Norm’s career at PGW and earlier took him across the world. He had a particular affinity for contributing his knowledge and expertise in the developing world, across Africa, India and elsewhere, with involvement in many projects funded by CIDA. Although his reputation usually preceded him, admiration by other geoscientists only grew once they experienced direct interaction. He was a mentor to and collaborator with multiple generations of geophysicists from the start of his career and his influence and inspiration endure. Norm’s published technical contributions approached eighty, including seminal journal articles.
Norm retired from full-time practice in 1995, handing the reins of PGW to long-time associate Jim Misener, but continued in consulting. Like many in the profession, he once said that geophysics was so interesting that he could not contemplate leaving it, even in retirement, and he was always interested in discussing new developments with visiting former colleagues.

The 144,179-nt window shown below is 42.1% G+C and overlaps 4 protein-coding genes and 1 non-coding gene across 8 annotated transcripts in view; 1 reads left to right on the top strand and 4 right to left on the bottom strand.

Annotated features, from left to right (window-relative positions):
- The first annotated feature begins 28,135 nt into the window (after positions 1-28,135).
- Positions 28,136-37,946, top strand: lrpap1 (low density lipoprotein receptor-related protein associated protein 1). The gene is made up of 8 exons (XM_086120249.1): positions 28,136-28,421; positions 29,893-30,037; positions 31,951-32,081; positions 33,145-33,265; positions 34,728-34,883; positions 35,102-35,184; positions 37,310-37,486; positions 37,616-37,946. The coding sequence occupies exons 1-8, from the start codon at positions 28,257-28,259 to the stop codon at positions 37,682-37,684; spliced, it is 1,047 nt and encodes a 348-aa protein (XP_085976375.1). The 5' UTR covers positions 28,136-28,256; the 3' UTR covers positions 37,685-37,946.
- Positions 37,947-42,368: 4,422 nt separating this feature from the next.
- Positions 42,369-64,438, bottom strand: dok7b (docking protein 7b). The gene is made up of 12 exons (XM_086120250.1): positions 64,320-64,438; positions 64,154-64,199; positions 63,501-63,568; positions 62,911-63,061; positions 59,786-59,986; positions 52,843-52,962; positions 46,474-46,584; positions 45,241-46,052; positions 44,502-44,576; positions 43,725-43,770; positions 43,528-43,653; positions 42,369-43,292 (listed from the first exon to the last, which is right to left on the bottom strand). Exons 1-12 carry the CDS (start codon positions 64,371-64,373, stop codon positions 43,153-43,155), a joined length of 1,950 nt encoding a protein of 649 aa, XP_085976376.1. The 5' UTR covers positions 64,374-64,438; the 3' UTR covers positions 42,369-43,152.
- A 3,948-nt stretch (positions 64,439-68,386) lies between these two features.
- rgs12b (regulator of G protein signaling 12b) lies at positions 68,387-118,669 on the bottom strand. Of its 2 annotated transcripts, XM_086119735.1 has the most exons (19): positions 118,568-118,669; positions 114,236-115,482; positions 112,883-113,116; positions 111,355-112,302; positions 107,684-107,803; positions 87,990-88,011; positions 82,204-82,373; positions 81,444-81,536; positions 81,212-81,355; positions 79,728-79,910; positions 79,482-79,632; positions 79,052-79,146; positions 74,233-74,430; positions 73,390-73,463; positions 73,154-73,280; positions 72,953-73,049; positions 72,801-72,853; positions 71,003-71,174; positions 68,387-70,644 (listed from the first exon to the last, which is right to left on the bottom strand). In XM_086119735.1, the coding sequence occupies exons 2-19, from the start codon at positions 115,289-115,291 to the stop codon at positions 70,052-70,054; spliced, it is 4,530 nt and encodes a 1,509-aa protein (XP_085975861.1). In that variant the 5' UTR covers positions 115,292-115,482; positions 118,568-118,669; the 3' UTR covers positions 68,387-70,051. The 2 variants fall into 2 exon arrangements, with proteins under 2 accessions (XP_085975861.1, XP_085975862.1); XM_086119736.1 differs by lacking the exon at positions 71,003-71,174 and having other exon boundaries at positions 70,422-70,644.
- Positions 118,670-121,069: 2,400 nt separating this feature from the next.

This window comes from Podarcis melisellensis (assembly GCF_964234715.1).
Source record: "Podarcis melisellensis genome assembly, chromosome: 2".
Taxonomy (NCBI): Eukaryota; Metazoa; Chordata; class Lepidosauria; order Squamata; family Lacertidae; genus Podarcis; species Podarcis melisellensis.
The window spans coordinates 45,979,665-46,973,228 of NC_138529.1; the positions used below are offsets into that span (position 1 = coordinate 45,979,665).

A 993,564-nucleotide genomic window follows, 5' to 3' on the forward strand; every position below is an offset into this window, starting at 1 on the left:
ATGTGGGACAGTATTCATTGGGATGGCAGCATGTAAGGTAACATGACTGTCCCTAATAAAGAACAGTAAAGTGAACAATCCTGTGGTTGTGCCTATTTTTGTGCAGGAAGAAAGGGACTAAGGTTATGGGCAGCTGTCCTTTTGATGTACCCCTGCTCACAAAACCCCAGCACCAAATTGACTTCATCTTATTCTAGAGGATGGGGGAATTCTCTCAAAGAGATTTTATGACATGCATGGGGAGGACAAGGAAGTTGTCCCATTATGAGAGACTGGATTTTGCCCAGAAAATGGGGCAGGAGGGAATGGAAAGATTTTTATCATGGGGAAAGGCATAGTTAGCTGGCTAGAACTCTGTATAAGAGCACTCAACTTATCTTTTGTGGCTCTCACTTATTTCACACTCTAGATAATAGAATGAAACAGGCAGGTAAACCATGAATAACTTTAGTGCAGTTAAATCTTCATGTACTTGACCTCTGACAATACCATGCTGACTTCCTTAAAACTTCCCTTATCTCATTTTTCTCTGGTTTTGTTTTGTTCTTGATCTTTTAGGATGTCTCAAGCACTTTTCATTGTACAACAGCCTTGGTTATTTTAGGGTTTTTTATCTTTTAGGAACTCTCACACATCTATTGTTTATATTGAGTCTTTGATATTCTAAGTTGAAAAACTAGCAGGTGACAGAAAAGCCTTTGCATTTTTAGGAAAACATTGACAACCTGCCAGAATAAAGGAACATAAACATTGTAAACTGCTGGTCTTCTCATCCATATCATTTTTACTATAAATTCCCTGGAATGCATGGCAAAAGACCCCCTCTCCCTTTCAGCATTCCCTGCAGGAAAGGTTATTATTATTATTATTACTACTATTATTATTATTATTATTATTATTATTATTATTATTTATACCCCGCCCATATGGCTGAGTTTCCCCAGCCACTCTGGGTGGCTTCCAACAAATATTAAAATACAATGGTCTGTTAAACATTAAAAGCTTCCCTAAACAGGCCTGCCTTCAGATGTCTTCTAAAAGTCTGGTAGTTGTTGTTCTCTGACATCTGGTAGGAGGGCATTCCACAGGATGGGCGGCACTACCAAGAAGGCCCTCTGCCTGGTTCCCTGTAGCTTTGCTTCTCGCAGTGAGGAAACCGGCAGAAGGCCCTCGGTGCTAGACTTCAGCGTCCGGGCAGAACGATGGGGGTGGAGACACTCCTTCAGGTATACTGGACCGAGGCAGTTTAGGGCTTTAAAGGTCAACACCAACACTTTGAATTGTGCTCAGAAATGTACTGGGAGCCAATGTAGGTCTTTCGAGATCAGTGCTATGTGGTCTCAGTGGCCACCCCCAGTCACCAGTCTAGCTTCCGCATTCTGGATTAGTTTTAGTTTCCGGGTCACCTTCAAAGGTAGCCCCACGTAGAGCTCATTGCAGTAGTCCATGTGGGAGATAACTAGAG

His contributions to the geophysical industry have been recognized in several significant ways. In 1997, he was elected a Fellow of the Royal Society of Canada, citing his work in the geological interpretation of magnetic surveys. In 1999, he was inducted into the Canadian Mining Hall of Fame, where his citation in part reads, “Paterson has been praised the world over for the sound balance he achieved between the practical, applied science of geophysics and his professionalism and integrity. No matter where in the world his assignments took him, he always served as an excellent ambassador for the Canadian mining industry.” He was recognized as a notable pioneer by the KEGS Foundation As Dr. Gordon West wrote in a dedication, “Norman Paterson exemplifies the combination of technical understanding and prowess with professional competence and management skill that makes geophysics succeed. His career is one that can be held up to students to show them how individuals can make science and technology have a positive benefit for society.”